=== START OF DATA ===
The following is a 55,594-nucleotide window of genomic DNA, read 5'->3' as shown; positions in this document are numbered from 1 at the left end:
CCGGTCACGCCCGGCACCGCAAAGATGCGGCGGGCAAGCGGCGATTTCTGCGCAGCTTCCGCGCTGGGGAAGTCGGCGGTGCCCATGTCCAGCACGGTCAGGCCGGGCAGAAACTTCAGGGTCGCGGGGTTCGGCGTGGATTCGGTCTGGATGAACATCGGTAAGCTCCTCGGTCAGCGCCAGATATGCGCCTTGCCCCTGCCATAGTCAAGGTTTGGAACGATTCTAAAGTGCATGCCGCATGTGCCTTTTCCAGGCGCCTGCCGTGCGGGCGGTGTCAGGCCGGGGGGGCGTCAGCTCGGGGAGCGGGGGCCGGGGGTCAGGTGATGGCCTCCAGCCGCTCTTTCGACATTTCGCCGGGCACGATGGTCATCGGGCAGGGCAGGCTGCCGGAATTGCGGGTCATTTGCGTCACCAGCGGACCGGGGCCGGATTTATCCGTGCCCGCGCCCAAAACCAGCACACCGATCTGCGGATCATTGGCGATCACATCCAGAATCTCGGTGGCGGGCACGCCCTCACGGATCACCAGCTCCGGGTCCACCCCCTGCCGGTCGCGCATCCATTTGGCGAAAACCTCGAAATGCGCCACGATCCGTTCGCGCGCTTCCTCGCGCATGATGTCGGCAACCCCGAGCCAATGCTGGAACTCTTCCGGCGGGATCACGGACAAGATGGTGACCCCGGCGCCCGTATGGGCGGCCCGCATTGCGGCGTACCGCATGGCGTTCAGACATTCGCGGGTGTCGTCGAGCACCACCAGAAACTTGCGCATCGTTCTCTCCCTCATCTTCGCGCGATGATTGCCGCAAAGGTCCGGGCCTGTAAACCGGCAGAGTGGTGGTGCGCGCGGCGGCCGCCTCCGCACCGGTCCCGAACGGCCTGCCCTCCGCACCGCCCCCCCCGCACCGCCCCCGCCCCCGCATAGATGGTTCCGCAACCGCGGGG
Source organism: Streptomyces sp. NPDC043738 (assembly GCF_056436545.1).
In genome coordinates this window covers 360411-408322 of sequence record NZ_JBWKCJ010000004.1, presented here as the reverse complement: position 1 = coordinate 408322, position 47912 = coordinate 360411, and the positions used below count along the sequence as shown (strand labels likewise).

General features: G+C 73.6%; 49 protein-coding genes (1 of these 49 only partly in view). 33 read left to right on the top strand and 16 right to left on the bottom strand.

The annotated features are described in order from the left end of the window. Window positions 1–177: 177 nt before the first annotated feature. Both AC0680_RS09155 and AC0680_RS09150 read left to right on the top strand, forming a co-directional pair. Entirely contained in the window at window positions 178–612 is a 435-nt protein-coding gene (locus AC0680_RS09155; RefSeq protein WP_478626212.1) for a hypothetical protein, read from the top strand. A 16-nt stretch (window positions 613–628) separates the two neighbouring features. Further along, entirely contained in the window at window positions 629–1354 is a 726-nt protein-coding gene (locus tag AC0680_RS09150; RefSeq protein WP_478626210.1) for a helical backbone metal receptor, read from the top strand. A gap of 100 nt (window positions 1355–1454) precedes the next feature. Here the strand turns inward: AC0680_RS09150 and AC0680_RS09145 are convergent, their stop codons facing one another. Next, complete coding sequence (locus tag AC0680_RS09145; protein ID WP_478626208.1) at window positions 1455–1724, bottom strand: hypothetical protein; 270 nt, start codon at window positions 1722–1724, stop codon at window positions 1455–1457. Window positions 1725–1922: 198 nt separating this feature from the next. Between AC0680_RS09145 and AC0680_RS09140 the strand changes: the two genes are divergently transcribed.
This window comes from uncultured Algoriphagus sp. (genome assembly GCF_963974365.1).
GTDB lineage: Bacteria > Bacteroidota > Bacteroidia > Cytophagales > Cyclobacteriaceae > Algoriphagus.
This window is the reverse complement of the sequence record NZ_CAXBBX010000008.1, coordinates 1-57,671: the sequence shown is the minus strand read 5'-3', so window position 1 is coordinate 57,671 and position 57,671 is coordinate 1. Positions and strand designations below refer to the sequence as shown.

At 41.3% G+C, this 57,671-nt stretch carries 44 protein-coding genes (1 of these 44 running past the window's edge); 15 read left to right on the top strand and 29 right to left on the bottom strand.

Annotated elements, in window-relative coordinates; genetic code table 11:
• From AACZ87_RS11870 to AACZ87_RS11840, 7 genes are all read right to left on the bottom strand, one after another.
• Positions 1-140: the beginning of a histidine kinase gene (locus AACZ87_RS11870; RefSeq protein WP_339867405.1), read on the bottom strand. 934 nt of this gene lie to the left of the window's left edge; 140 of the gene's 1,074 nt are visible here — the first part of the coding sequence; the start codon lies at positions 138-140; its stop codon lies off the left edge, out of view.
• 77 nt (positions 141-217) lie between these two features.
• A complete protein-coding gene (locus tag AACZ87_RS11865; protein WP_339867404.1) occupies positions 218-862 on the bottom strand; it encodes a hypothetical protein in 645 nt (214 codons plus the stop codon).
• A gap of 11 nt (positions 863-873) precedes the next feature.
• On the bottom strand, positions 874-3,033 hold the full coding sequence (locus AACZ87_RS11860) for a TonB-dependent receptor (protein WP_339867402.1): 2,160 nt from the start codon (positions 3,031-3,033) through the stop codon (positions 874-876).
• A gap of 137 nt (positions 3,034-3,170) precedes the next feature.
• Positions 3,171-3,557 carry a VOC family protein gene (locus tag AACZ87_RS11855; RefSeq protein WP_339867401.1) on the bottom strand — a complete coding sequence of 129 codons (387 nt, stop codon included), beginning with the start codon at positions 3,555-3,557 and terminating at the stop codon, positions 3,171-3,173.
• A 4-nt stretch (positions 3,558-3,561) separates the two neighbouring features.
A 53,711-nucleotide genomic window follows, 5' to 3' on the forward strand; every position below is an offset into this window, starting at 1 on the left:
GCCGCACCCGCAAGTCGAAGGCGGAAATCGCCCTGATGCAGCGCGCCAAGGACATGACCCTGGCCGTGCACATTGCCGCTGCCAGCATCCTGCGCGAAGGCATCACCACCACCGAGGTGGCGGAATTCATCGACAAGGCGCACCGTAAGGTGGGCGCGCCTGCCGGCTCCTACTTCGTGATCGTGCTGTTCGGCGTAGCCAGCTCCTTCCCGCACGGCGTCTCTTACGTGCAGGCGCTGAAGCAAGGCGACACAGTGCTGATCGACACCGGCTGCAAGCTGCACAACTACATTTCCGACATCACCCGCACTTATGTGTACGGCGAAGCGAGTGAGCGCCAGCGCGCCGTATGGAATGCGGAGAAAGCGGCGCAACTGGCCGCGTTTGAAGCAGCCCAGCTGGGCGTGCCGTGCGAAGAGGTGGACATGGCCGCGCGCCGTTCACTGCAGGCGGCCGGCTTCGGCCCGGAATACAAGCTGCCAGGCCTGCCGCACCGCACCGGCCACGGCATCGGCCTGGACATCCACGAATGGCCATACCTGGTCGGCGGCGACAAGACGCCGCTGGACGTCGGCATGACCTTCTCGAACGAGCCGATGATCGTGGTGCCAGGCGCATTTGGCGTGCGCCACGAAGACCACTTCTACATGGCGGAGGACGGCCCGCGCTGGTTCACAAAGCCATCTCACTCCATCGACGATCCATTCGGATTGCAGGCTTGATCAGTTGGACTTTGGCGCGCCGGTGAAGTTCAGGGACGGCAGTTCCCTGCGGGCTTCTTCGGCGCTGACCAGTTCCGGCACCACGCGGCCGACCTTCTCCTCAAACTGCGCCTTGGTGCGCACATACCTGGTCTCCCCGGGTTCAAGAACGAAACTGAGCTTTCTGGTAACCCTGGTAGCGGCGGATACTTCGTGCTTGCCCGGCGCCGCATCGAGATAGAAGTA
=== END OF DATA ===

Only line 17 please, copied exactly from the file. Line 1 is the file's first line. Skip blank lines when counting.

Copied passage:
• On the bottom strand, positions 874-3,033 hold the full coding sequence (locus AACZ87_RS11860) for a TonB-dependent receptor (protein WP_339867402.1): 2,160 nt from the start codon (positions 3,031-3,033) through the stop codon (positions 874-876).